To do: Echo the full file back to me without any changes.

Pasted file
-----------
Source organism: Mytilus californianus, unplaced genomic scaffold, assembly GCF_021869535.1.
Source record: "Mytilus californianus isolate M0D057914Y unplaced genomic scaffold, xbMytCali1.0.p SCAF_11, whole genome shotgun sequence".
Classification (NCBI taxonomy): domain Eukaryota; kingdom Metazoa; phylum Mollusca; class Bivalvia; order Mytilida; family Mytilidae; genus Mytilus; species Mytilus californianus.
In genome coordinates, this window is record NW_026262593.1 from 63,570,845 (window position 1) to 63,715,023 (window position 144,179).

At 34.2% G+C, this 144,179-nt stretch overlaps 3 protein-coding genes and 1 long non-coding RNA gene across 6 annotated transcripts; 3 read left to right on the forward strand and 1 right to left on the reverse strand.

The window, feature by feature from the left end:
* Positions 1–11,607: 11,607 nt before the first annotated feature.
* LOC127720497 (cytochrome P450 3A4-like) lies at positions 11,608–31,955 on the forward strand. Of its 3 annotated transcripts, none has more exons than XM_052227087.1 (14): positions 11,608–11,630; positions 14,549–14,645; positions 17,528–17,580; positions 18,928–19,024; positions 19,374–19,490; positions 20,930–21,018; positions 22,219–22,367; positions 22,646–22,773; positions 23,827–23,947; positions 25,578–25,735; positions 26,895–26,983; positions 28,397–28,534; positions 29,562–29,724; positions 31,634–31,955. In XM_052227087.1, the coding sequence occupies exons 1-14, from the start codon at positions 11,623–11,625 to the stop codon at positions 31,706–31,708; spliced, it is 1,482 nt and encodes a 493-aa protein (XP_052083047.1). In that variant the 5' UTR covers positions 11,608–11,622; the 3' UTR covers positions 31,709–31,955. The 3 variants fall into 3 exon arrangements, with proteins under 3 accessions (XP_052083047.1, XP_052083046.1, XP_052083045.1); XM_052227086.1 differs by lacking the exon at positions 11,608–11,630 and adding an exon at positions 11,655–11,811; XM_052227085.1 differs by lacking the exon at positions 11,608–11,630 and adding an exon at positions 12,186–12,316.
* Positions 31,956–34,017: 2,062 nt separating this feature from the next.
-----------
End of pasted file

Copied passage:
Source organism: Mytilus californianus, unplaced genomic scaffold, assembly GCF_021869535.1.
Source record: "Mytilus californianus isolate M0D057914Y unplaced genomic scaffold, xbMytCali1.0.p SCAF_11, whole genome shotgun sequence".
Classification (NCBI taxonomy): domain Eukaryota; kingdom Metazoa; phylum Mollusca; class Bivalvia; order Mytilida; family Mytilidae; genus Mytilus; species Mytilus californianus.
In genome coordinates, this window is record NW_026262593.1 from 63,570,845 (window position 1) to 63,715,023 (window position 144,179).

At 34.2% G+C, this 144,179-nt stretch overlaps 3 protein-coding genes and 1 long non-coding RNA gene across 6 annotated transcripts; 3 read left to right on the forward strand and 1 right to left on the reverse strand.

The window, feature by feature from the left end:
* Positions 1–11,607: 11,607 nt before the first annotated feature.
* LOC127720497 (cytochrome P450 3A4-like) lies at positions 11,608–31,955 on the forward strand. Of its 3 annotated transcripts, none has more exons than XM_052227087.1 (14): positions 11,608–11,630; positions 14,549–14,645; positions 17,528–17,580; positions 18,928–19,024; positions 19,374–19,490; positions 20,930–21,018; positions 22,219–22,367; positions 22,646–22,773; positions 23,827–23,947; positions 25,578–25,735; positions 26,895–26,983; positions 28,397–28,534; positions 29,562–29,724; positions 31,634–31,955. In XM_052227087.1, the coding sequence occupies exons 1-14, from the start codon at positions 11,623–11,625 to the stop codon at positions 31,706–31,708; spliced, it is 1,482 nt and encodes a 493-aa protein (XP_052083047.1). In that variant the 5' UTR covers positions 11,608–11,622; the 3' UTR covers positions 31,709–31,955. The 3 variants fall into 3 exon arrangements, with proteins under 3 accessions (XP_052083047.1, XP_052083046.1, XP_052083045.1); XM_052227086.1 differs by lacking the exon at positions 11,608–11,630 and adding an exon at positions 11,655–11,811; XM_052227085.1 differs by lacking the exon at positions 11,608–11,630 and adding an exon at positions 12,186–12,316.
* Positions 31,956–34,017: 2,062 nt separating this feature from the next.